“To Google” has become a household phrase. The company’s business now includes products and services like YouTube, Android, Google Workspace and Google Cloud. Today, Alphabet is worth over $2 trillion.

Google controversies

Google has faced its share of controversies. In 2015, several academics published a paper that accused Google of manipulating search results. The paper, authored by former Federal Trade Commission advisor Tim Wu, alleged Google was hampering competitors and limiting consumers’ options.

A lawsuit filed in 2020 accused Google of tracking Chrome users’ browsing in private Incognito mode. As part of the settlement, Google said it would delete billions of user records.

In 2023, the Department of Justice accused Google of using its power to stifle competition in search. It said Google was abusing its power to control the search engine business as a monopoly. This resulted in a lower-quality experience for customers, according to the DOJ.

In another lawsuit, the DOJ accused Google of monopolizing online advertising. This trial is set to go before a jury in September.

Google IPO

Google went public in 2004 at $85 per share, valuing the company at $23 billion. The IPO price was expected to be $108 to $135. Given that Google sold 19.6 million shares, an extra $50 on the IPO price would’ve made a big difference.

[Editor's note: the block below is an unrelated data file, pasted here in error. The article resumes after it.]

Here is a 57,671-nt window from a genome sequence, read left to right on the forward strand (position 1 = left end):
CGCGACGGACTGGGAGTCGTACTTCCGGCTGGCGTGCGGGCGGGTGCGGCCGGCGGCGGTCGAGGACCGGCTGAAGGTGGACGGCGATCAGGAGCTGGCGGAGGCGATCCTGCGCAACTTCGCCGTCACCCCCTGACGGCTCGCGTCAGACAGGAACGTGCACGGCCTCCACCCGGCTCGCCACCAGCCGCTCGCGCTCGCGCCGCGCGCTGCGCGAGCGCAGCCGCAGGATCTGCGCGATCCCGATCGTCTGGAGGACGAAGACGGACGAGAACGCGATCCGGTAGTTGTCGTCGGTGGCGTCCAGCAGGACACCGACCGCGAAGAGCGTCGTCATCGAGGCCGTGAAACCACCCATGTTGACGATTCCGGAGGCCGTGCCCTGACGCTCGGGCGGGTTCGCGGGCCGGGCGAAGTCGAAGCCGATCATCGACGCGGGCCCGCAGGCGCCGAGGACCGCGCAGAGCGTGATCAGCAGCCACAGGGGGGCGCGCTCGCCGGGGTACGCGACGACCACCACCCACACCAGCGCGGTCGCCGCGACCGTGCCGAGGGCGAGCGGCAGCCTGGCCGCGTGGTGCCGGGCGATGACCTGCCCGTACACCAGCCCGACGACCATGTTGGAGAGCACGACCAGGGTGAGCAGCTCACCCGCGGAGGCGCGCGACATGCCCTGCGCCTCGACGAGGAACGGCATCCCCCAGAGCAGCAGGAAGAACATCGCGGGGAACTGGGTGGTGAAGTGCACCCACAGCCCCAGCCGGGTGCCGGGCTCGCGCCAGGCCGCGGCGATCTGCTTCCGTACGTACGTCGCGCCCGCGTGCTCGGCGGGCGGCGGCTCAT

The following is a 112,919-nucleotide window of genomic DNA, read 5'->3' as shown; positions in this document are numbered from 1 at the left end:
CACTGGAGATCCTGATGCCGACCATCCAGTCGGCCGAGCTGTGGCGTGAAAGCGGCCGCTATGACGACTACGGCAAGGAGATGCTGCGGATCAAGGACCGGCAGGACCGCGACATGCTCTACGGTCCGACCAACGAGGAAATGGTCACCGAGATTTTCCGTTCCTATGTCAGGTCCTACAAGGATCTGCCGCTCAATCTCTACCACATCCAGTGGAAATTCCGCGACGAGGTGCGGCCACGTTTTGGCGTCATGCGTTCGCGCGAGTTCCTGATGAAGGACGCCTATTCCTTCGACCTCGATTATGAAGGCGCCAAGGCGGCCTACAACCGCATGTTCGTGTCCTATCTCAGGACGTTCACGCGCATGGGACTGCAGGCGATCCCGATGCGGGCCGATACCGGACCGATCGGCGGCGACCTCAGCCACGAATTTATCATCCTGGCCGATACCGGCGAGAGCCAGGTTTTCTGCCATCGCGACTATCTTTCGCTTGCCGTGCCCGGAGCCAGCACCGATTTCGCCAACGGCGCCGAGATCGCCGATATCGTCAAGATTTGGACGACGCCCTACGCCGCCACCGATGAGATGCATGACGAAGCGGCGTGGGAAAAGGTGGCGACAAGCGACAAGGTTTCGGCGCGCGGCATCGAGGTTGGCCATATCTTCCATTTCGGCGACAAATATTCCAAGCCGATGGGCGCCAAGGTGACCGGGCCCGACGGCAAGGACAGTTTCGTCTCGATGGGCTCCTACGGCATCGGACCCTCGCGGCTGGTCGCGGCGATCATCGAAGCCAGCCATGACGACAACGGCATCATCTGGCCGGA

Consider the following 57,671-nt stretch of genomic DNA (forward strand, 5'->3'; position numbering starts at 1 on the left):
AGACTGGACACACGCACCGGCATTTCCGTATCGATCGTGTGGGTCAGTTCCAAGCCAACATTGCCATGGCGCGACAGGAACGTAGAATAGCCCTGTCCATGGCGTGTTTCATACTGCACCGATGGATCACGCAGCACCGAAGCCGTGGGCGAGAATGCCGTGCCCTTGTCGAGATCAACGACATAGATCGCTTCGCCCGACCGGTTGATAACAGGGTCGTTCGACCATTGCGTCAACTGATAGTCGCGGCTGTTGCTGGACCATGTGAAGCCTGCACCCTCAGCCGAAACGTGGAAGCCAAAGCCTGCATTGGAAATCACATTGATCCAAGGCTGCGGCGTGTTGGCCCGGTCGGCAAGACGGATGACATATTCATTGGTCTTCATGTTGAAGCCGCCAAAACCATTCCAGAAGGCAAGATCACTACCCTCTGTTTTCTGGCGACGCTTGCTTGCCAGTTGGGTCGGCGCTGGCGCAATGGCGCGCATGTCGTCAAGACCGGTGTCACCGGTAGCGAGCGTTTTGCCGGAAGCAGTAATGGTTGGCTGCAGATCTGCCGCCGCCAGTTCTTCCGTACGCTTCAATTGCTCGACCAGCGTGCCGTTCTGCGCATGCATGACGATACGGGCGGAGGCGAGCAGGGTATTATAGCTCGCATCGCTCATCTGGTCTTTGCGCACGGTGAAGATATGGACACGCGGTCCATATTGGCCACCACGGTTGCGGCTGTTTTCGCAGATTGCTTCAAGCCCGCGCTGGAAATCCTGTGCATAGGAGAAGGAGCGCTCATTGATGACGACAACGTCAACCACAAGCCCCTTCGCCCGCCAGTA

The company’s offering was a big deal at the time. Investors saw it as one of the hottest tech IPOs since the dot-com era.

But a struggling market and some ill-advised decisions led to mediocre IPO results. For example, Google used a Dutch auction, a decision executives later questioned. Still, the company, now renamed Alphabet, hasn’t looked back since its IPO. Its share price has continued to climb.

Google stock splits

Google went public in 2004 at an IPO price of $85 and has since split its stock twice.

In 2014, the company implemented a 2-for-1 split of its Class A shares as part of its reorganization under Alphabet.

Many people still refer to the stock as Google. But Google is a subsidiary of Alphabet’s publicly traded parent company.

In 2022, Alphabet implemented a 20-for-1 stock split of its Class A and Class C shares. This means one share of Google’s IPO stock now represents 40 shares.

DATE OF SPLIT TYPE OF SPLIT
March 27, 2014
2-for-1
July 15, 2022
20-for-1

Opportunities and obstacles facing Google

Alphabet is in a strong position with many opportunities ahead. But it also faces challenges.

Cloud computing and online advertising can help the company expand. Google Cloud is one of the fastest-growing parts of the business. The segment was up 28% year over year as of March 31.